Gionee has become a household name with Alia Bhatt’s charming pout and the phone with the selfie flash staring down at passersby from hoardings all over the country. When we ask Arvind Vohra, the man who brought the brand to India what he enjoys doing in his free time, he tells us that all of his time is free and he doesn’t consider being CEO work. Calling today’s youngsters unforgiving, he gets candid about his life’s philosophy and how he wants to give back to society.


If you were to share the reasons behind you choosing Alia Bhatt and Virat Kohli as the faces of Gionee, what would be the primary ones?



The idea has been to hinge on the two pillars, bollywood and cricket. These two are in themselves religions in our country. That is the reason for having Alia Bhatt and Virat Kohli as our brand ambassadors. Virat is undoubtedly national pride. When you are targeting the youth, you are also targeting a set of people who are ahead of their own curve, their own design. Last but not the least, people who have something edgy about themselves, something different about themselves. That is the kind of persona that both Alia and Virat bring to the table. Virat is about sheer perseverance and they both are self-made. As far as our brand is concerned, it’s also about sheer perseverance and being self-made.



You started an organization called Leukemia Crusaders. What made you start that organization and what does it do?


I’d like to tell you that I am a very proud father of a cancer survivor. I have a son who is now ten years of age and was detected with blood cancer when he was five. Now he is absolutely fine (touches wood) and with every Gionee device that we sell, we keep a set amount for leukemia patients. Today, we at Gionee are parents to around 300 children who have been detected with leukemia and that is our way of paying back. Leukemia Crusaders is named after my grandparents both of whom I lost to blood cancer. In November 2015, on a cold afternoon,we got a call where we lost one of our managers of our distribution companies to cancer. He is survived by his wife and children. Through crowd sourcing (another initiative by my wife and me) we’ll be insuring that his wife gets a flat. We are about 17,000 people, directly, indirectly and we will now add Delhiites to this family as well.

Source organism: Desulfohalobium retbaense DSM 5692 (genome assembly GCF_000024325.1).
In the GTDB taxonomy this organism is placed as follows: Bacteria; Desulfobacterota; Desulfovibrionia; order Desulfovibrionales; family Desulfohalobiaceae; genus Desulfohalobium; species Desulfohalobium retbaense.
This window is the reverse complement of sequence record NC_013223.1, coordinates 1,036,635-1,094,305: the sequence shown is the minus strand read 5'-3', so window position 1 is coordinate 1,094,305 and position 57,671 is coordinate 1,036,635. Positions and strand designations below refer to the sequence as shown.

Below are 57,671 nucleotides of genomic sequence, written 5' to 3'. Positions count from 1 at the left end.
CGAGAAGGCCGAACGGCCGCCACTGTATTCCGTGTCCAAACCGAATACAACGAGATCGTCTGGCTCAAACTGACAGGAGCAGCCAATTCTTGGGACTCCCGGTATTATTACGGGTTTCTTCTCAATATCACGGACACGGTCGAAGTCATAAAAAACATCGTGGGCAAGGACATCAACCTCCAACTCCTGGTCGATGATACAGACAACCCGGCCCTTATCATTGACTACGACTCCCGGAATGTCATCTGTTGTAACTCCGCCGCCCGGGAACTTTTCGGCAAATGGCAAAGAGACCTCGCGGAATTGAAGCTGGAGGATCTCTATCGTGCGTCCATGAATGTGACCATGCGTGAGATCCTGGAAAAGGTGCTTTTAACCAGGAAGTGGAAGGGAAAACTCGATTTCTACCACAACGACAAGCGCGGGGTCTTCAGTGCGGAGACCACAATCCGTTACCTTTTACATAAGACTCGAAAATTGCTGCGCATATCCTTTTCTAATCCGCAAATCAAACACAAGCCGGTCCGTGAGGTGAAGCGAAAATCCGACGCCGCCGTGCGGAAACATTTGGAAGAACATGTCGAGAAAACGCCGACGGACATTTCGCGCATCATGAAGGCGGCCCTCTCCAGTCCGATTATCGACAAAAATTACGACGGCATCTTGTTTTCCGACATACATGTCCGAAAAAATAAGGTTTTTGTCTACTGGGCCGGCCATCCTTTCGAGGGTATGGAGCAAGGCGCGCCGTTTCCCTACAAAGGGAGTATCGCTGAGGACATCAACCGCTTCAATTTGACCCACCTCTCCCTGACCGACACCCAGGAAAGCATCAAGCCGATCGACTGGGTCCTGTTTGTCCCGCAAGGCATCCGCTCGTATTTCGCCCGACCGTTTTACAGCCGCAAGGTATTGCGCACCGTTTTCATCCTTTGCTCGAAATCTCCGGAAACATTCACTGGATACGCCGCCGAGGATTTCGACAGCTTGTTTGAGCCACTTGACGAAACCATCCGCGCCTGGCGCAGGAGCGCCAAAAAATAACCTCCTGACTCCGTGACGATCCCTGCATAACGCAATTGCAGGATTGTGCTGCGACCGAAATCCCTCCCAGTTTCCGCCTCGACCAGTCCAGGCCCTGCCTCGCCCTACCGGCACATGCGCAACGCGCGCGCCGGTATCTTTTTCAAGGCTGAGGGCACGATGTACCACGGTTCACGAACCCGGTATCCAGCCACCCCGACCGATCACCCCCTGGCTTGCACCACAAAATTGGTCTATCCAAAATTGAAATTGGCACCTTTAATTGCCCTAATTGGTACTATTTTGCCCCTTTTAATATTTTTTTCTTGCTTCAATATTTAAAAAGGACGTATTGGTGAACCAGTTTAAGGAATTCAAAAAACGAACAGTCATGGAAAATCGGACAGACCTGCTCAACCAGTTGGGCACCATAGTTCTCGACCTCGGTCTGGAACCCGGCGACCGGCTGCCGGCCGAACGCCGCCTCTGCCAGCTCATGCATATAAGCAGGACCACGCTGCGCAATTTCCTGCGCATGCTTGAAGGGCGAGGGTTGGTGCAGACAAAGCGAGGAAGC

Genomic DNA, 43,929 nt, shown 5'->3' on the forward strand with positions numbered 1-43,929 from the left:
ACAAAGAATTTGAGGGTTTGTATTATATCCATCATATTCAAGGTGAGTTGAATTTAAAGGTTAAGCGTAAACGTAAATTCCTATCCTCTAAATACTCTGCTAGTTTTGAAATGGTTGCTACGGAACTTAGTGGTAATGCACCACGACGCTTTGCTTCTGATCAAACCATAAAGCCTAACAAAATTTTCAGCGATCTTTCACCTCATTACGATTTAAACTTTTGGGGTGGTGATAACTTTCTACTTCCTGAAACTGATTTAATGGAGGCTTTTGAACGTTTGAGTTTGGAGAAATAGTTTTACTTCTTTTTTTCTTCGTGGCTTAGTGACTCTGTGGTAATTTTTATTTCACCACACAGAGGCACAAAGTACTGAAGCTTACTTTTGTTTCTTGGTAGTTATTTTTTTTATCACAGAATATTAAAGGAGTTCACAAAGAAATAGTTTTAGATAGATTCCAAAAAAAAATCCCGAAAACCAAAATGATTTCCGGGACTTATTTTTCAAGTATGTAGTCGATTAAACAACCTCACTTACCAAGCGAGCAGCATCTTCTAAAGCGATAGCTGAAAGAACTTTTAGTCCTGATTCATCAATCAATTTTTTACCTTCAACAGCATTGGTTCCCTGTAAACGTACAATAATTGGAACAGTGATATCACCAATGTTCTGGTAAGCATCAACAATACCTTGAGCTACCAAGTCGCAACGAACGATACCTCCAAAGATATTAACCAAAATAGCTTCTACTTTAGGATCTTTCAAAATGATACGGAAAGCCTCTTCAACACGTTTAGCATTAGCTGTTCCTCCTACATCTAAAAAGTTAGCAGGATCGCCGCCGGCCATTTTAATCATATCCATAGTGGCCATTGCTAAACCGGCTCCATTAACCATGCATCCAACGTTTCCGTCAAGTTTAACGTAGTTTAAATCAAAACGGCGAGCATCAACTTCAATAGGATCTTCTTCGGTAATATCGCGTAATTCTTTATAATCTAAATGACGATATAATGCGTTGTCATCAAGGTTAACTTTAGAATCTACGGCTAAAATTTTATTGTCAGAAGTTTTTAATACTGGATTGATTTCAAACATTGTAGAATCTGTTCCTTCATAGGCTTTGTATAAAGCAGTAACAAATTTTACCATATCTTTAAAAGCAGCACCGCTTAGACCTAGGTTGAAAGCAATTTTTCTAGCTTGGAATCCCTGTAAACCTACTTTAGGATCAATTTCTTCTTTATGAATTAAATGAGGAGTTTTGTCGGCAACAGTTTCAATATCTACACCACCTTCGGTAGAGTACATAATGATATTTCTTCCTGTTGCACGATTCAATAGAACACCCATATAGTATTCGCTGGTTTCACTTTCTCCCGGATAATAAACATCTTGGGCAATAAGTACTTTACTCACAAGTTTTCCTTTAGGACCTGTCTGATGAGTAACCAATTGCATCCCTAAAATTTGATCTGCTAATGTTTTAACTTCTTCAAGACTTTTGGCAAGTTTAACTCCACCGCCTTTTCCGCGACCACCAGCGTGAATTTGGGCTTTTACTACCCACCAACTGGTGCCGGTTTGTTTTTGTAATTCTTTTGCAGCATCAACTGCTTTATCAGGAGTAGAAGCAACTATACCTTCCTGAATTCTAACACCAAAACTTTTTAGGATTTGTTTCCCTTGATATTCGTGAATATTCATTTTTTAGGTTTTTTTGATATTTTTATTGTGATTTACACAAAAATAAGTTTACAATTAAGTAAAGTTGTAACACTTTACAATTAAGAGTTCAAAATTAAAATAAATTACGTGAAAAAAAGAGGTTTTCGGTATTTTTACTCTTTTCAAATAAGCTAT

There are many entrepreneurs in the Indian market and very few have a success story like yours. If you were to give them some advice on how to proceed, what would that be?



You are talking to me about my success. But if you were to ask someone who has known me for long, they would be able to give you a long list of my failures. Success is seen but failure is something that people want to hide. In my opinion I can talk to you more about my failures and what I’ve learnt through those than what I’ve learnt because of my success. So my advice to people would be, which might sound quite clichéd, that don’t be afraid of failing. I have two boys and every day I ask them what they did wrong that day. I never ask them what they did right. When you know what is wrong, you will not attempt it and you will not fail.


What has been the biggest failure up until now in your life and what is it that you’ve learnt out of it?


My biggest failure is that I should have started earlier. My timing could have been a lot earlier than what it is today and I would have had more chances and more years to build up my business. I also know that I am very impatient and impatience is good as well as bad. I am also very short tempered and probably impatience and short temper go along. For everything that goes wrong, there is just one person to blame and that’s me. For everything that goes right, there’s only one entity to be given credit to, that’s my team.